The first I ever noticed this word was in the title of a mystery novel: The Anodyne Necklace, by Martha Grimes. Although the book came out in 1983 and I first spotted it around 1990, I have yet to read it. But I immediately sought the meaning of anodyne. Had it to do with anodes? Negative. With dynes, perhaps? Not even if forced. No, relax… or it will relax you.
In spite of its echoes of iodine, you see, this word has no sting. Rather, its object takes away the sting – or other pain. It comes to us from classical Greek an (a negating prefix) and oduné “pain.” So its object alleviates pain, soothes, calms… It is in service as both noun and adjective, and the adjective in particular has gained a more metaphorical, or at least intellectual, use that has been soothed down from “calming” to “inoffensive” and even to “vapid.” That’s quite a contrast to the off hint of dynamism and related words it can have.
And is the feeling of saying this word anodyne? It can be, if done slowly. Focus on the three taps of the tongue and the gaps between them: between [n] and [d] the tongue becomes concave, stretching up at the back while the lips round; then, between [d] and [n], the tongue rolls forward from the concave to a convexity, like an ocean swell rolling to shore. Perhaps like those recordings of soothing sea sounds so popular around the early 1980s.
And what is an anodyne necklace? It’s not simply some fashion accent soaked with opiate. In fact, it’s something sounding, appropriately, less likeable: a quack cure. Thanks to Ask the Quack I find that it was sold to worried parents in the early 18th century as a preventative of infant mortality, specifically to aid children in passing through teething, which was thought to be a cause of mortality (which makes the Tooth Fairy sound a bit like the Grim Reaper). A fake thread of web messages created from a real sequence of advertisements about it from the time may be read on Ask the Quack . Perhaps ironically, perhaps appositely, I find that reading advertising texts from that era has a calming effect on me, regardless of content. (It may be that I associate them with Wendy’s restaurants, which, in the 1980s, had reproductions of old ads on their tables.)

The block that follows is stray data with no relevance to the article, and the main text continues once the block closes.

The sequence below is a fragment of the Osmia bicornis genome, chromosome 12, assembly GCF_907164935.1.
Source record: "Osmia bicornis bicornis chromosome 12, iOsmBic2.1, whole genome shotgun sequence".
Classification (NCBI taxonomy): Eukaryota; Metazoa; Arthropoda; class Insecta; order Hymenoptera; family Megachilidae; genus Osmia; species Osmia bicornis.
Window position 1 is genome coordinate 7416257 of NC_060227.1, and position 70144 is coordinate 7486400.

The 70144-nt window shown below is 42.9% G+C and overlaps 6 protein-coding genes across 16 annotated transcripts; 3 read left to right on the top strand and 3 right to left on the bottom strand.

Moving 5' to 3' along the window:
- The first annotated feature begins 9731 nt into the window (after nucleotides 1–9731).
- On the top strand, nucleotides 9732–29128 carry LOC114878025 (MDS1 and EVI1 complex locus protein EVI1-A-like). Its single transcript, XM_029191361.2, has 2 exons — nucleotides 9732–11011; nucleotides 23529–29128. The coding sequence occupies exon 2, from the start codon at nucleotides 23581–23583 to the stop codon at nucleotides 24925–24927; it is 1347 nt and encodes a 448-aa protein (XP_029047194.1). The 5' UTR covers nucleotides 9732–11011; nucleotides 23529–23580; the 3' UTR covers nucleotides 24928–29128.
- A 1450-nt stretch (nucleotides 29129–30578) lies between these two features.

And why is Martha Grimes’s book named after it? Apparently it’s the name of a pub central to the book’s action. And certainly in pubs one may find anodynes, and in mystery novels one may find the neckless…